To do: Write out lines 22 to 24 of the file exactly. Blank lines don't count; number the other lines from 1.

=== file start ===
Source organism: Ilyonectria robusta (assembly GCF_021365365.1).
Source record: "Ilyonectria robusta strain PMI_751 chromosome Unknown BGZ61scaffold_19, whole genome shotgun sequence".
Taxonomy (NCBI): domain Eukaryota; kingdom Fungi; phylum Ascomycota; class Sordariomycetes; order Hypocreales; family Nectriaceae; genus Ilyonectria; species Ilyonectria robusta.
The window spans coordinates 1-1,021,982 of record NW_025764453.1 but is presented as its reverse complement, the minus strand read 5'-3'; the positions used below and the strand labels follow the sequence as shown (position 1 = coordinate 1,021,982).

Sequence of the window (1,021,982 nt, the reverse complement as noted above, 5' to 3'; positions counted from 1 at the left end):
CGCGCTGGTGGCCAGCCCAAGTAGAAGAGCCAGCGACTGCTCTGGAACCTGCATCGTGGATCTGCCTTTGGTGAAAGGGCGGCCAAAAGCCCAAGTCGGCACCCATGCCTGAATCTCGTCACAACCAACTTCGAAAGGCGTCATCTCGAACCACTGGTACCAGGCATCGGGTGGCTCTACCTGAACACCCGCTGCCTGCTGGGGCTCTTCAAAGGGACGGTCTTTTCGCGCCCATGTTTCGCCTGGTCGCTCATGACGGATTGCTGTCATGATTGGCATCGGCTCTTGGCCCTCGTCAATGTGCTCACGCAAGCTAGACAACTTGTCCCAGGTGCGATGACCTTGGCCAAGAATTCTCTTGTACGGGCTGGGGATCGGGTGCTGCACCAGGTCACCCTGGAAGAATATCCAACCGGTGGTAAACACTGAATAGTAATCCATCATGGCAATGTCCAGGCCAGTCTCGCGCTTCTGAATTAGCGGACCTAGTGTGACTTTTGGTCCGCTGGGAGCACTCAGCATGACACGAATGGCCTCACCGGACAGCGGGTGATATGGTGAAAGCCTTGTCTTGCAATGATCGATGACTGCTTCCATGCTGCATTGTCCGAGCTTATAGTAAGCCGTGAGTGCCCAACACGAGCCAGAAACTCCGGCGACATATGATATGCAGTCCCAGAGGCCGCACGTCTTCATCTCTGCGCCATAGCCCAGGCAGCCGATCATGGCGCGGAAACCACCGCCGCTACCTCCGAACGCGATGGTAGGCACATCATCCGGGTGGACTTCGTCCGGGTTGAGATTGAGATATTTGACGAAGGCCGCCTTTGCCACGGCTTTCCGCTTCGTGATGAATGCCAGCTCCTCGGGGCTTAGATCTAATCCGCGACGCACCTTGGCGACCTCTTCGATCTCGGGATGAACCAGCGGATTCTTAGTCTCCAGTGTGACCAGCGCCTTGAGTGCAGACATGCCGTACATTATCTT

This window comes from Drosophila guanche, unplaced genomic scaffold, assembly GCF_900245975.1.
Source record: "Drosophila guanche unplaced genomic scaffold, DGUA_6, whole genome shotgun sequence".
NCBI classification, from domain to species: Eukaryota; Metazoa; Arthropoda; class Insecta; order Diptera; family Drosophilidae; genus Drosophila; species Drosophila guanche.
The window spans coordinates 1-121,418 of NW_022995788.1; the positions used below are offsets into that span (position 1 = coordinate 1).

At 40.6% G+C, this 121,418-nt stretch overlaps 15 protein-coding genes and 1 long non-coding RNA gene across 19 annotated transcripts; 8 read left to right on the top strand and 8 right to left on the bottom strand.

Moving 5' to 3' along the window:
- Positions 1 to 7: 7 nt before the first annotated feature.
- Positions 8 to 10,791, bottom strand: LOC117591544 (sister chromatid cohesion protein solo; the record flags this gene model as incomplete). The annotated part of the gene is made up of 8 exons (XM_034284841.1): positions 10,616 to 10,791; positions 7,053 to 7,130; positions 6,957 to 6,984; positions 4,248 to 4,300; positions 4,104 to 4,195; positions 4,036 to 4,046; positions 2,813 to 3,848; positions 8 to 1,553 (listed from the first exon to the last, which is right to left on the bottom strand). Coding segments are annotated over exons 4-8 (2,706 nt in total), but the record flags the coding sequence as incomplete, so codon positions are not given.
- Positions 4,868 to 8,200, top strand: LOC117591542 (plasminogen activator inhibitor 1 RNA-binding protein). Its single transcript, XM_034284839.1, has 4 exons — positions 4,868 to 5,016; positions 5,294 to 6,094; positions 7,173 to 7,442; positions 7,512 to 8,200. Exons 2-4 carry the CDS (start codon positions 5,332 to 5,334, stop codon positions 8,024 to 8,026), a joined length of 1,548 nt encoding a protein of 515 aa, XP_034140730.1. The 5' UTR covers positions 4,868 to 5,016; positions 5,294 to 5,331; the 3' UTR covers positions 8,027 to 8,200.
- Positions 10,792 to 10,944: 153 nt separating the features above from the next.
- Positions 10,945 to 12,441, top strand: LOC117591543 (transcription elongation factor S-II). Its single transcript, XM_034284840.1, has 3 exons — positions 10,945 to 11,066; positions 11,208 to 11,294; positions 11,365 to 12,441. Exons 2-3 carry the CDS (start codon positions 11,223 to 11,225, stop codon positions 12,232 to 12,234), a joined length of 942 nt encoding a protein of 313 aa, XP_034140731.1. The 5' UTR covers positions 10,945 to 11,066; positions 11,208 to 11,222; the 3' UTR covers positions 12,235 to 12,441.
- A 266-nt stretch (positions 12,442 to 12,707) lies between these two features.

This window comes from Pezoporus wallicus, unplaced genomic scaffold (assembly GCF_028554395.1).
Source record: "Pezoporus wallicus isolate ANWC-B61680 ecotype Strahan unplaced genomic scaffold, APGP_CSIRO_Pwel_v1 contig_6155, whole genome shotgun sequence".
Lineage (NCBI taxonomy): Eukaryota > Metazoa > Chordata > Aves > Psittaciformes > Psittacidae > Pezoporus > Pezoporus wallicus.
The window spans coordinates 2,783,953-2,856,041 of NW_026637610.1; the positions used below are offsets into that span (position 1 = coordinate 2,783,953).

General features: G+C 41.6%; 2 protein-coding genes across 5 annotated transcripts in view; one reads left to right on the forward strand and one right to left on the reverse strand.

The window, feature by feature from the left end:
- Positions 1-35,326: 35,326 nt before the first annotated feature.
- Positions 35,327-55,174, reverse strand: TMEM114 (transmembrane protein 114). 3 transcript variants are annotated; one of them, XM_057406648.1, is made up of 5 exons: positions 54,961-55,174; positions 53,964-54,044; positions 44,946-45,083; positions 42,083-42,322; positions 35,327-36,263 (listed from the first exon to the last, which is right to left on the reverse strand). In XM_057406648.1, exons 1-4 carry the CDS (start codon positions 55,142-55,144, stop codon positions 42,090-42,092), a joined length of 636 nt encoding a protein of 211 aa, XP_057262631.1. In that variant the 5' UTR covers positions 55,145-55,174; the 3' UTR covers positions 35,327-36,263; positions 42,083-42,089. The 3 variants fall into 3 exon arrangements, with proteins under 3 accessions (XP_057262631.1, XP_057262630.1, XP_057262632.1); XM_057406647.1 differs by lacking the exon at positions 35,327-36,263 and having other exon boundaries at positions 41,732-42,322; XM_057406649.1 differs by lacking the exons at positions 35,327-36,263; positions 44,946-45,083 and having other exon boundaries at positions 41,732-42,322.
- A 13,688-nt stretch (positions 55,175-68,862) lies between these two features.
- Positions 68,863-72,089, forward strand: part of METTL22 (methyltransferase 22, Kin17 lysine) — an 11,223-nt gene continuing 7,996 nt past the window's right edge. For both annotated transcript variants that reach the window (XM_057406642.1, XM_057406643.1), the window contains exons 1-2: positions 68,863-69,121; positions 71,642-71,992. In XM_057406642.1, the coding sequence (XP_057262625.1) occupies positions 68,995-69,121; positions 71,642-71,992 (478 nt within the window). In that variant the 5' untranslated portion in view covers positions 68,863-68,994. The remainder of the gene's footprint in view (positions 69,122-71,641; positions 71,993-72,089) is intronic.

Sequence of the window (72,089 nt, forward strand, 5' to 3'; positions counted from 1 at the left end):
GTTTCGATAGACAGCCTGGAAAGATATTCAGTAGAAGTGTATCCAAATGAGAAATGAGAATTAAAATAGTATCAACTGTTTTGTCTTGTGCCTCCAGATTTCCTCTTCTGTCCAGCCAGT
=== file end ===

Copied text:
The window spans coordinates 2,783,953-2,856,041 of NW_026637610.1; the positions used below are offsets into that span (position 1 = coordinate 2,783,953).

General features: G+C 41.6%; 2 protein-coding genes across 5 annotated transcripts in view; one reads left to right on the forward strand and one right to left on the reverse strand.

The window, feature by feature from the left end: